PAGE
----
Changing the operationalised criteria used to define this entity, PDAP, does not affect whether this entity exists or not. Individuals with this pain disorder may express the signs and symptoms differently, but this does not affect the reality of whether they have the pain disorder or not. Therefore, conceptually, the criteria to define this pain disorder can and do vary based on the setting in which it is being used. This allows researchers investigating the underlying mechanisms of this pain disorder, those most interested in studying individuals who are known to have this pain disorder (true positive cases), to maximise the specificity of the diagnostic criteria. This will come at the expense of sensitivity, meaning that some individuals with the actual pain disorder may be excluded because the diagnostic criteria used were too stringent (false negative cases). Conversely, epidemiological researchers will need to strike a balance between diagnostic sensitivity and specificity, but will want to use diagnostic criteria that may not necessarily involve extensive examination procedures or difficult to access testing, such as imaging techniques. These situations highlight the fact that for research and clinical purposes, the criteria used to define the pain disorder may differ, but this does not change the underlying reality or the terminology used to refer to it. For this key reason, following ontological principles lead to the development of the diagnostic criteria for PDAP defined by the four components included within the name and developed recommendations for operationalisable diagnostic criteria (Fig. 2).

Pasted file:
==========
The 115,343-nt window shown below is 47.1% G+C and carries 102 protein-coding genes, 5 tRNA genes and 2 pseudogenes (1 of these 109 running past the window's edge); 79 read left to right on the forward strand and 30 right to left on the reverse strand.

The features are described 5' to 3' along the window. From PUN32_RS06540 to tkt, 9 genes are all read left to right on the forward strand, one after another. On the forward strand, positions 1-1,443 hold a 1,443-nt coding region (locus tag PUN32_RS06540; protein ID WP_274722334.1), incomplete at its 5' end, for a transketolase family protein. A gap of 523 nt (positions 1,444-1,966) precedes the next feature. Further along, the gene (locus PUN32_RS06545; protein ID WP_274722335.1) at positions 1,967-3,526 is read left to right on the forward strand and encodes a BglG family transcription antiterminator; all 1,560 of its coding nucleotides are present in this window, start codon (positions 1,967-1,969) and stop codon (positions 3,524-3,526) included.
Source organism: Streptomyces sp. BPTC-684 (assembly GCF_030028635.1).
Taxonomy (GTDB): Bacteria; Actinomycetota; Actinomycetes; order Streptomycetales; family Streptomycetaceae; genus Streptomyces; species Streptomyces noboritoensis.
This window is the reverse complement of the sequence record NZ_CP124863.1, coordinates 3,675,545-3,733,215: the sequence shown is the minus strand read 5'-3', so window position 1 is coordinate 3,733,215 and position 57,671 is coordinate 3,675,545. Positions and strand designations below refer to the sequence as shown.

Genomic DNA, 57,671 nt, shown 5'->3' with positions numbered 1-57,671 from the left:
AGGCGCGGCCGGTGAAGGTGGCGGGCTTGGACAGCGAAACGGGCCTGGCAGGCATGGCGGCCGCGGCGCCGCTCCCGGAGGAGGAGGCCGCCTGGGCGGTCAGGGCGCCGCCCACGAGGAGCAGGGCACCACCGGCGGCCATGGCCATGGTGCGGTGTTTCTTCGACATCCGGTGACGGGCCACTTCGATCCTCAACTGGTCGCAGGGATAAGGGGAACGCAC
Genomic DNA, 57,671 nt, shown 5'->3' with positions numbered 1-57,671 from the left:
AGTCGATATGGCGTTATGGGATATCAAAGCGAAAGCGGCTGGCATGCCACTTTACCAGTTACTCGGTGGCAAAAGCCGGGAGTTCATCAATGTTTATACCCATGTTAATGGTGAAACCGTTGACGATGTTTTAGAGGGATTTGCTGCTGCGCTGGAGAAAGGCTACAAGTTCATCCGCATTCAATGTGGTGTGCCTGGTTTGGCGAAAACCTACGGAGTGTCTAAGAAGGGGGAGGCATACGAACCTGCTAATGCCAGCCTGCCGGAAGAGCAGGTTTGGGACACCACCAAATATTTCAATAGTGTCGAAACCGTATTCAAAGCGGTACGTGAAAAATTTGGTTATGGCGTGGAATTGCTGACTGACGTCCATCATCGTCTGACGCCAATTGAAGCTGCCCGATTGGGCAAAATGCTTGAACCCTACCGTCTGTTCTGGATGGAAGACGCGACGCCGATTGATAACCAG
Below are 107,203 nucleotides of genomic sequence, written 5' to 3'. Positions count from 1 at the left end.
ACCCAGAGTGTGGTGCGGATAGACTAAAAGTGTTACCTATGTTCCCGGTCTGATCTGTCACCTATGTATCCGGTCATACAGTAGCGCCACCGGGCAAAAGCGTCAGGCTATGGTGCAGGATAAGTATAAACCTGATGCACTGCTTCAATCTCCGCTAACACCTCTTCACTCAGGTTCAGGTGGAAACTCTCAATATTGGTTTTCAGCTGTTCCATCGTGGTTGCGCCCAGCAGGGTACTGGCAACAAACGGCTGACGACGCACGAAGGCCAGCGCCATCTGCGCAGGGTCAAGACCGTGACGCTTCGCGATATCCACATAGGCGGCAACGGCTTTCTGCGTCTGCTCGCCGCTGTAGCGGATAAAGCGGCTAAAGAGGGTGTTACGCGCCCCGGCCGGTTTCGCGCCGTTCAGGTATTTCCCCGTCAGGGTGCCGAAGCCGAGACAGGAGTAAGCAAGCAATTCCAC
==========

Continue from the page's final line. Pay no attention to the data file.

During the development of the inclusion and exclusion criteria, one potentially vexing question remained: how to best exclude pain disorders that are caused by a local aetiology, such as inflammatory disorders that may linger 3 months or more? Currently, the only methods are to perform a clinical examination along with appropriate diagnostic imaging to exclude known dental and other orofacial pain disorders that may have the overlapping symptom of continuous or near continuous pain.
Subgroups and a taxonomic structure were also mapped out. As these pain disorders can either be precipitated by known traumatic events or arise in the absence thereof (19), a primary and secondary form was suggested, in line with the existing pain taxonomy (20). This subdivision delineates potentially causal factors, so that future research can explore his relationship more fully. Subjects with sensory changes detectable by neurological examination, or more precise quantitative sensory testing, can be separated from those who do not demonstrate these changes; which is consistent with a more specific classification of pain disorders having neuropathic underpinnings (21).